Most development stakeholders agree on the need to foster more open and transparent Public Private Partnerships (PPPs) to ensure that PPP projects provide quality public goods and services to citizens, and that they effectively contribute to pro-poor development outcomes.
That sounds great in theory, but in practice, it’s not that easy. PPPs involve a trove of data and documents. On top of that, the information made available publicly is generally difficult to interrogate, when it’s not completely lost in lengthy PDF files.
Let’s face it: searching for relevant PPP data and information can oftentimes feel like looking for a needle in a haystack.
Public Private Partnerships
To maintain current growth rates and meet demands for infrastructure, developing countries will require an additional investment of at least an estimated US$1 trillion a year through 2020. In the Mashreq countries, the required infrastructure investment for electricity alone is estimated at US$ 130 billion by 2020, and an additional US$108 billion by 2030.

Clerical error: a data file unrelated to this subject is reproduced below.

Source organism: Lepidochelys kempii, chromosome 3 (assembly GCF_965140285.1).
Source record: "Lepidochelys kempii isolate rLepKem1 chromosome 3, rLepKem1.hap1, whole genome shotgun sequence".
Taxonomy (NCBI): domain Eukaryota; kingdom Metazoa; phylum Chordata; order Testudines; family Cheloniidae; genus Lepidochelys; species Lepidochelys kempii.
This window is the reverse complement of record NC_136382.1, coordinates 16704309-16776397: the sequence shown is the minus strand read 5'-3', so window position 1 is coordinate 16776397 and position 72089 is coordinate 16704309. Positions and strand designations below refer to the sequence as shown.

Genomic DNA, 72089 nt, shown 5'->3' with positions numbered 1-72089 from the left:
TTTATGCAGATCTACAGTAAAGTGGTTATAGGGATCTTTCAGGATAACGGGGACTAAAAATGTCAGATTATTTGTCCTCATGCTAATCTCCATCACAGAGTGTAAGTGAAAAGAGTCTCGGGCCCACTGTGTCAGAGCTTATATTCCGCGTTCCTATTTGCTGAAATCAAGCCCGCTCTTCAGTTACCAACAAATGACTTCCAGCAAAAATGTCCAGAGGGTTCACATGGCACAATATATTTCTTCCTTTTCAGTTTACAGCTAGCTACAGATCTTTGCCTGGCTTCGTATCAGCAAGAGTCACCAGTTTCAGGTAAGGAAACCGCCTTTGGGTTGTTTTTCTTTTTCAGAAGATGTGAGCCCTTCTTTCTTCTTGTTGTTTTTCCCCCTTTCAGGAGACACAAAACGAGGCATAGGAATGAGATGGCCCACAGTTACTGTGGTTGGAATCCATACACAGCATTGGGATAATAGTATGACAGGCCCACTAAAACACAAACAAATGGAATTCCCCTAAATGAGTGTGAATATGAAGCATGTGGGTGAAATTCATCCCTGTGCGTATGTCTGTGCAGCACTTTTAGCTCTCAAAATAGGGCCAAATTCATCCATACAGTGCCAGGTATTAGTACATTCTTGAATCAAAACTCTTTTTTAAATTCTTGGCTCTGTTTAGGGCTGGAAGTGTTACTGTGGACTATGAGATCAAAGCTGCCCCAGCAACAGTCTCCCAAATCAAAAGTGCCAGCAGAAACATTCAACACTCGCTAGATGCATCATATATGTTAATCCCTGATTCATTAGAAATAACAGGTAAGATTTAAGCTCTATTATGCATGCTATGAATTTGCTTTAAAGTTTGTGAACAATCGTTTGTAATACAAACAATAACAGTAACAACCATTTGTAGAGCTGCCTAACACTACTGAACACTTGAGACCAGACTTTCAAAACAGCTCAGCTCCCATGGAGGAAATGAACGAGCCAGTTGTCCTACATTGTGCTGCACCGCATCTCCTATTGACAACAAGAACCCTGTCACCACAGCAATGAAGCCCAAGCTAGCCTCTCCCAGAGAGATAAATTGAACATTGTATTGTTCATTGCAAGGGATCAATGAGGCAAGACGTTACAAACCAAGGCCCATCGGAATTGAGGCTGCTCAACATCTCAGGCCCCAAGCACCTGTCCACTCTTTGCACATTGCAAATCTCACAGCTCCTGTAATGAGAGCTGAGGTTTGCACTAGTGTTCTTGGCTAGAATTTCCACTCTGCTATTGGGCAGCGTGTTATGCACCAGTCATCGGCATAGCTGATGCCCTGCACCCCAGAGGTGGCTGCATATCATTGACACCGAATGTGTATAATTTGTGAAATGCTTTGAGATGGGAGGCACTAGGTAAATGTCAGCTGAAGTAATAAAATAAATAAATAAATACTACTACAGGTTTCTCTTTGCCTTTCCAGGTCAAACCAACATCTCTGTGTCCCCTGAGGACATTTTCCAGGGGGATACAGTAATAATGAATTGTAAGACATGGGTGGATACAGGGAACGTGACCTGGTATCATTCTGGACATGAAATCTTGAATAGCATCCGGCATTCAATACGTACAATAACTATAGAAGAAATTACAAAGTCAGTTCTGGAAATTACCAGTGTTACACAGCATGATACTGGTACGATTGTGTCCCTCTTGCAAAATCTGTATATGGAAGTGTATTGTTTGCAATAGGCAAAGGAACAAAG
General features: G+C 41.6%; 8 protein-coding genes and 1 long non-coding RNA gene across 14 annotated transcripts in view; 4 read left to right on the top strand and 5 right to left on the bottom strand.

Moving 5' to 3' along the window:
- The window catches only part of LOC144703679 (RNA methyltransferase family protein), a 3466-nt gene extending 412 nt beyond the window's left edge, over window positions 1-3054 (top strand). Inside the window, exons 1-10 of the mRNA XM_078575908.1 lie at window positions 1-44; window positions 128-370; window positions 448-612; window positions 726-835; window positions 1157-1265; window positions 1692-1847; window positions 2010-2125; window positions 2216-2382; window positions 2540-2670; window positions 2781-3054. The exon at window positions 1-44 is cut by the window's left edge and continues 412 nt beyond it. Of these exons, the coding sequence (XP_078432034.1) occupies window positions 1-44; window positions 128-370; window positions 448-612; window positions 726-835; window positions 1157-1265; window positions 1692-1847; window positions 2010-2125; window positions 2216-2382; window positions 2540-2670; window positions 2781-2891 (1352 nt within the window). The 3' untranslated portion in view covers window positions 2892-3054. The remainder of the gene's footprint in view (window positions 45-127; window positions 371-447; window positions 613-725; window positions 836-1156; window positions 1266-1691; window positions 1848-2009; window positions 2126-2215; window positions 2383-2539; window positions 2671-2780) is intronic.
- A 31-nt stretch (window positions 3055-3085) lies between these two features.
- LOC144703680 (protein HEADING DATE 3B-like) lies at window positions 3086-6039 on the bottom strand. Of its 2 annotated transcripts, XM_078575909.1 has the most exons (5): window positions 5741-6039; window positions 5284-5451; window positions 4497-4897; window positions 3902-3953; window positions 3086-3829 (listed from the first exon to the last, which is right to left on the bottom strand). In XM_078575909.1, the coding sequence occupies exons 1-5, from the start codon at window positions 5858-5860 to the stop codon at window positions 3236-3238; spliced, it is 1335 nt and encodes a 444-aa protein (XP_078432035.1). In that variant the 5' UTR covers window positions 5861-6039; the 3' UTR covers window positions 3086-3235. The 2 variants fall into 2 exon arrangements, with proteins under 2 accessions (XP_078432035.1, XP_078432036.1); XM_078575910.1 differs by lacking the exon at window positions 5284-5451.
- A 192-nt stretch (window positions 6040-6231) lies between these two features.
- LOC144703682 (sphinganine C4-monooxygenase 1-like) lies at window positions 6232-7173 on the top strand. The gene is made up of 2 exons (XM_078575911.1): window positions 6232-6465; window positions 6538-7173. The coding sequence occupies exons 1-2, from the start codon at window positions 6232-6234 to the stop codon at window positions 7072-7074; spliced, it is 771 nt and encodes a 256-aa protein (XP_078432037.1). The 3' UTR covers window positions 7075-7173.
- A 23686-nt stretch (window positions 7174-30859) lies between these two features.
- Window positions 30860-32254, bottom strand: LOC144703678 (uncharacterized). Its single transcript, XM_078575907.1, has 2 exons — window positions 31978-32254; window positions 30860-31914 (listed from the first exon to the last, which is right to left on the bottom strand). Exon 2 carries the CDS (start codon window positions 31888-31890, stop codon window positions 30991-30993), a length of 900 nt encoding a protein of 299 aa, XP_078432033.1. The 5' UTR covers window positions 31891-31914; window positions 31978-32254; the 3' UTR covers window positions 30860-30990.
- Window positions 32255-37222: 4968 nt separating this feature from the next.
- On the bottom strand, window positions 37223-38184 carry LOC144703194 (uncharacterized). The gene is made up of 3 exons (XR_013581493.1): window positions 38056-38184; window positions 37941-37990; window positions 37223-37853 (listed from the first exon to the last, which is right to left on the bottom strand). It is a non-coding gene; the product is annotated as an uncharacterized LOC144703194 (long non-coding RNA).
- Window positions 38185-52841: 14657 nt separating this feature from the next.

These gigantic financing needs will continue to place a huge burden on government budgets. Simply put, they cannot be addressed without private sector participation. Public-private partnerships (PPPs) can help to close this growing funding deficit and to meet the immense demands for new or improved infrastructure and service delivery in sectors like water, transport, and energy (among others). In countries with diverse and numerous needs,